In five years of football and four of rugby, I was never seriously hurt until I returned to my college during the first year of med school. My former team was playing a traditional rival in rugby, and that team was a man short; I was pressed into action, playing for the enemy against my old mates. In a desperation tackle I lunged at a halfback, caught his collar and hung on, somehow managing to detach the tendon of the flexor digitorum profunda of my right ring finger. The required surgery was just before a pathology final. Operating my old-fashion microscope, with its clunky machinery, right hand in an above-elbow cast, was a challenge. And the professor was unamused when I hollered out half-way through the practicum, "Would someone like to come over here and twist my knobs?" It did, however, lead to a romance with a classmate that lasted a couple of years...

[I have realized I've told part of this before. Which means it's confirmed: I've officially run out of things to say. Sorry.]

20 comments:

Sili said...

Nowt to apologise for. I have to admit that I haven't read through your entire archive so I won't notice the occasional recap.

Cathy said...

Surgeon, When my oldest son was in high school (he is now grown with his own son graduating this year) I remember going to his first practice and almost decking his coach. If my husband and my father had not been with me, I'm sure I would have hit this man. I had never heard anyone talk so abusive to my child before.

I was ready to pull him out of sports. Of course, my husband and my father laughed at me, and told me this is exactly how it is when you play football. My son was very small to be playing football. Only about 5ft 7 in. and 130 pounds. but he could sure get that ball and out run everyone in town with it. Later, he took up karate and boxing. he just retired his boxing career last year after almost getting his spleen ruptured. I never once went to one of his boxing matches. I just dont have it in me to sit and watch my son hit people nor be hit himself.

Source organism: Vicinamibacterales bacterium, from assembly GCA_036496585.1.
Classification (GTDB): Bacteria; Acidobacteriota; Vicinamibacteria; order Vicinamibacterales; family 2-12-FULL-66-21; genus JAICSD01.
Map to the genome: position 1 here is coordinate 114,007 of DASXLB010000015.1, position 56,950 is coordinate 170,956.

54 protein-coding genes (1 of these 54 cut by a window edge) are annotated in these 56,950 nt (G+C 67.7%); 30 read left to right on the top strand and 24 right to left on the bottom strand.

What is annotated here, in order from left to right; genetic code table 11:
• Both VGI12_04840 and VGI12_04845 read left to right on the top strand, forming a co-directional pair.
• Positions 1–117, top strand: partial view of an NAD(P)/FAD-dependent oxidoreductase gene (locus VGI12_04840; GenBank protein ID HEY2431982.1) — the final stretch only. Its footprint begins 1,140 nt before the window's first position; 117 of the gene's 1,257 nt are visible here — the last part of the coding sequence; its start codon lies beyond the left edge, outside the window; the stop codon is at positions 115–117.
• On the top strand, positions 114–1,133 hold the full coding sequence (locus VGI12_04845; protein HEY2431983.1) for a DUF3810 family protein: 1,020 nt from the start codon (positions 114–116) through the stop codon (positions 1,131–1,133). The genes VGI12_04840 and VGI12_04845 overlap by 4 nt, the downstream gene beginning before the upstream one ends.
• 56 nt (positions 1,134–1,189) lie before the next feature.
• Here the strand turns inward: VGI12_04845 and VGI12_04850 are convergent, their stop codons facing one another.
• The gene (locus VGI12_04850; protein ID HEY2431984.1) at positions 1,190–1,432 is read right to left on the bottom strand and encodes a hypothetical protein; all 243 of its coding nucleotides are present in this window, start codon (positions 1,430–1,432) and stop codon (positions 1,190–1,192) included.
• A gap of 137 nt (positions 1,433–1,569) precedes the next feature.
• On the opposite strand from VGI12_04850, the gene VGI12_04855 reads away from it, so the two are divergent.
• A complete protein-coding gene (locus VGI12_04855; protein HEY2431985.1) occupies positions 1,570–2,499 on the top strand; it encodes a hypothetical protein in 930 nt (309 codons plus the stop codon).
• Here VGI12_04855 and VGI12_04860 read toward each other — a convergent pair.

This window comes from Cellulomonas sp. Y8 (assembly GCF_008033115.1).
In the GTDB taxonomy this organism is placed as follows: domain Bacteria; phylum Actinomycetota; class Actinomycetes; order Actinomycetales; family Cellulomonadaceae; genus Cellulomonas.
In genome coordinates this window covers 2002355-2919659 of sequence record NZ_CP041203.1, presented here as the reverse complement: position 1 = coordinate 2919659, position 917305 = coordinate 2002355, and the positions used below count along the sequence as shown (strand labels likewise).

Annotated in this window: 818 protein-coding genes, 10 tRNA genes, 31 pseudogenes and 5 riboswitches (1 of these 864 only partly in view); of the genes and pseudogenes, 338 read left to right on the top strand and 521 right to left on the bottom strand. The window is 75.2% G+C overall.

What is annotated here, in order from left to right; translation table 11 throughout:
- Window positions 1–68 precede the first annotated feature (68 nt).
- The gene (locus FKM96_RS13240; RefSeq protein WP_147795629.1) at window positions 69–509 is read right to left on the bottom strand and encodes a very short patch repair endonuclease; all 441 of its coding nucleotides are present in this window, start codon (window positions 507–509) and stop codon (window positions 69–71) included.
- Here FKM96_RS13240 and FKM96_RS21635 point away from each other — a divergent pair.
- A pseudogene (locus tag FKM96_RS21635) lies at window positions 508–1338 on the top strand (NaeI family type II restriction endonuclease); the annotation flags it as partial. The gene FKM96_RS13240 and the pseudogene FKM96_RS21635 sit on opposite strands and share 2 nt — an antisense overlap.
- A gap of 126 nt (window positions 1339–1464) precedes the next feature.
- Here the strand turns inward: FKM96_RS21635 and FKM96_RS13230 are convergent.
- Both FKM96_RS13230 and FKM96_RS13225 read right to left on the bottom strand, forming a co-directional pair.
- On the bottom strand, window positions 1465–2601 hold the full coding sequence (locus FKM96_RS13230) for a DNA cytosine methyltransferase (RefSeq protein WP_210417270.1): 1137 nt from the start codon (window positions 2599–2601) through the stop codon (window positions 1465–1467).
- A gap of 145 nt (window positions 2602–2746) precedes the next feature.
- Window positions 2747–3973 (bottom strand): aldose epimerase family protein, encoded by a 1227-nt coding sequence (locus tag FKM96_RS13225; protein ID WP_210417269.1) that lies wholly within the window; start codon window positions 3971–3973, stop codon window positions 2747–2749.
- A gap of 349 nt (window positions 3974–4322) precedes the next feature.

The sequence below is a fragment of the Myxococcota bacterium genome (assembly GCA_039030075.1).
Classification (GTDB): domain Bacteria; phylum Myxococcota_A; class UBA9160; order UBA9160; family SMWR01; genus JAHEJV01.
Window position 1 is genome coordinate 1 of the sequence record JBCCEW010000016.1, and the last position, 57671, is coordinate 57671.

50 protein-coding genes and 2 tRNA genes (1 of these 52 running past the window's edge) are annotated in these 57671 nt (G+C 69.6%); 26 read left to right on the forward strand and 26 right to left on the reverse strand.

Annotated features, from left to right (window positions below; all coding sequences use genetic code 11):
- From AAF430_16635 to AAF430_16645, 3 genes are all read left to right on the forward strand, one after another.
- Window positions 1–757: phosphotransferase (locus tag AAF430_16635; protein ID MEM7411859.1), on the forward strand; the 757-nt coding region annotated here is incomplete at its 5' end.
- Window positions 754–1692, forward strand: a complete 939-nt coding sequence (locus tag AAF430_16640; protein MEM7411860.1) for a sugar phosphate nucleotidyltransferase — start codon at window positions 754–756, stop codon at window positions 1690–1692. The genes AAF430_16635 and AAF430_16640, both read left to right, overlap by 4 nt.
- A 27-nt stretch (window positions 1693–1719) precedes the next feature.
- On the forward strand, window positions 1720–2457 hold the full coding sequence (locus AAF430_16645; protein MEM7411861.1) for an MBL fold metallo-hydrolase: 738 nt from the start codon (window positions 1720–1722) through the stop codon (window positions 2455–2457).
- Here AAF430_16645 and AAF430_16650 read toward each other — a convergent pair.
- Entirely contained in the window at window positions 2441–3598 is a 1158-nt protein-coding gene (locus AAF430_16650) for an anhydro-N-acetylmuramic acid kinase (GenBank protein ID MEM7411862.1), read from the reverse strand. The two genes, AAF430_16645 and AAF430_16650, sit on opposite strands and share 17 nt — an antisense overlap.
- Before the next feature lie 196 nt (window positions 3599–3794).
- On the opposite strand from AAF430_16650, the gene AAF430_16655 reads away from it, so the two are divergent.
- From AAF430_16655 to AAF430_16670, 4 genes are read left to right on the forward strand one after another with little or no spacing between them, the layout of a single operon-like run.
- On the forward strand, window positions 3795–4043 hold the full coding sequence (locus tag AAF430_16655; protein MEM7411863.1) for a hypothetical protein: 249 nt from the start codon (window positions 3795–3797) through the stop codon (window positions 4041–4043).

I still don't compleely understand the need for these coaches to be so mean to these kids?

Elaine said...

I think that picture at the foot is an example of Brownian motion...

rlbates said...

[I have realized I've told part of this before. Which means it's confirmed: I've officially run out of things to say. Sorry.]

Dr Sid, just keep telling us stories. We don't care if we've heard them before. :)

Love the bug.

drsam said...

Nice story.

Glad to hear you got your knobs twisted! ;-)

gay CME guy said...

Sid, I have such a poor memory that you could tell the same story every other post and just change the title, I probably wouldn't catch it. keep on writing.

Anonymous said...